The Ontario NDP plans to put all mental health care under OHIP, which will include a minimum of six sessions of treatment, Andrea Horwath announced at a press conference in Paris, Ont.
“Ontario NDP has decided to make a counselling or therapy appointment at no cost, saving about $200 a visit – at a time when more and more people could use some mental health support,” Horwath said.
Horwath proposed a Universal Mental Health Care plan, which would include: access to psychotherapy, saving about $200 per visit for counselling or therapy, implementing the Make Kids Count Action Plan as laid out by the Children’s Health Coalition, and reducing the wait-list for children’s mental health to 30 days.
“We will also invest $10 million more into mobile crisis services and $7 million more for safe bed programs to support mobile crisis teams,” Horwath said.
The party also decided to introduce funding to targeted hospitals to increase the number of beds for people with complex needs.
“The system we have now isn’t really a system, it’s fragmented, and it’s disjointed,” she said.
Horwath also says the plan will provide more staff and resources to help those fighting addictions.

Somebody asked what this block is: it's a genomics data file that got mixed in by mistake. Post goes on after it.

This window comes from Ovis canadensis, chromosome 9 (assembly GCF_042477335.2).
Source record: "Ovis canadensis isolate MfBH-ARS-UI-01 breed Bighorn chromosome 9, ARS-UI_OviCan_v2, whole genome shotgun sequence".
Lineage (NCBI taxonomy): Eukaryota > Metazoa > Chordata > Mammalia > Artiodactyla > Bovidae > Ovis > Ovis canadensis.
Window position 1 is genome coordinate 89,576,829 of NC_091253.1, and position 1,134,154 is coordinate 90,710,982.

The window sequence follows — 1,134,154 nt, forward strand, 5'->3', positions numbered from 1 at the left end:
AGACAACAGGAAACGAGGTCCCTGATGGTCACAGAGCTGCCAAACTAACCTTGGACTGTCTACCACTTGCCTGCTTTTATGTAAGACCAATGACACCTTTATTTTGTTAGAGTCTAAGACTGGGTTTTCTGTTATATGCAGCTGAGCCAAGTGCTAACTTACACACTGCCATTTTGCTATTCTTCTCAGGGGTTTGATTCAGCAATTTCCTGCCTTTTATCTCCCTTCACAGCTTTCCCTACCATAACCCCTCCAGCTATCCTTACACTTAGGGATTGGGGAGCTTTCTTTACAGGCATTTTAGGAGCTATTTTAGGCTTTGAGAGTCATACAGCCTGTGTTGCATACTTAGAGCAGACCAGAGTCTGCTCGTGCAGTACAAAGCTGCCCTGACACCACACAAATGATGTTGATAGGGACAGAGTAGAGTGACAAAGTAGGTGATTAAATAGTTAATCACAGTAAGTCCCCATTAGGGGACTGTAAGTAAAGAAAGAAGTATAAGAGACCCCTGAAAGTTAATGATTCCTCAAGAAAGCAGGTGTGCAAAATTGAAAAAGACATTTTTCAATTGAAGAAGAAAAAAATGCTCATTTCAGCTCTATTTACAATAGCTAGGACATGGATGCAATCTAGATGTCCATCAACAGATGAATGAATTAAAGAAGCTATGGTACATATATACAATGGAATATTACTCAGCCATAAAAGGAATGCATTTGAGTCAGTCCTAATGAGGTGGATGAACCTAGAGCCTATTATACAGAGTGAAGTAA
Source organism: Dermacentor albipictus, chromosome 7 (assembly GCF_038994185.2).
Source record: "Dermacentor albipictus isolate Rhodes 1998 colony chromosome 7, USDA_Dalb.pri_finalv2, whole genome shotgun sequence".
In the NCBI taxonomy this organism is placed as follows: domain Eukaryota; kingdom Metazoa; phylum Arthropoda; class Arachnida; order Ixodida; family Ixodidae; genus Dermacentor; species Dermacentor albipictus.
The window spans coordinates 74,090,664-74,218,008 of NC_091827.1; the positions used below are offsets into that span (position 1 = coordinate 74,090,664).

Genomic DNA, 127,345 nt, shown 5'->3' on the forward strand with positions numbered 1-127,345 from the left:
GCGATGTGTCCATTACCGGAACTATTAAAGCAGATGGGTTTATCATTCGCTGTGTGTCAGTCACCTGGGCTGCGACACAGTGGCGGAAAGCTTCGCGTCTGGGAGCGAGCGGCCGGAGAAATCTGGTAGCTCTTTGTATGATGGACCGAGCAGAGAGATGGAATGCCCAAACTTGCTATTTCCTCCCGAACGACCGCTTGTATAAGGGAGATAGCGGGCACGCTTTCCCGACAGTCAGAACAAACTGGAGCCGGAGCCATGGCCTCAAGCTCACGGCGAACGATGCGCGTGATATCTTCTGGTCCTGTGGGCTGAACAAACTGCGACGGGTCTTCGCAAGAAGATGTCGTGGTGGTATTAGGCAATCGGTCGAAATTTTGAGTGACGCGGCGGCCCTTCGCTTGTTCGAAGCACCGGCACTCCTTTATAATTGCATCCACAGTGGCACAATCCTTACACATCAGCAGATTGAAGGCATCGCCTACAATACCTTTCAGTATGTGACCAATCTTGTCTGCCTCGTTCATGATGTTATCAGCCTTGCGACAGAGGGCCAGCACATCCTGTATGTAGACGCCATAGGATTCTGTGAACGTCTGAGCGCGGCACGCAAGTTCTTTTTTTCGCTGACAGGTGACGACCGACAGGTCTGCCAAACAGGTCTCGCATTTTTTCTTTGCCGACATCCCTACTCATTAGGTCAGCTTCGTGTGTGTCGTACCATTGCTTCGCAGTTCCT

“When somebody who’s addicted to drugs decides it’s time to get clean, they need to have the service right away because it’s a huge step and if that ability to take that step is restricted because there’s a lack of services and then the likelihood is that the step is not going to be taken,” she said.
While campaigning in Scarborough this morning, Ontario Liberal party (OLP) Leader Steven Del Duca promised to train more than 3,000 new mental health and addiction workers.
“Ontario has to be a province where people care for one another, and where anyone experiencing a mental health crisis gets the help they need to weather the storm,” Del Duca said.
The Ontario PCs have not released a statement regarding mental health issues.
Ingle MacLeod, an elementary school teacher spoke as part of Horwath’s press conference.
“Right now, we have long wait times, high out-of-pocket costs, and shortages of health care professionals,” MacLeod said.
The NDP says at least one in four Ontarians sought mental health or addiction help during the pandemic.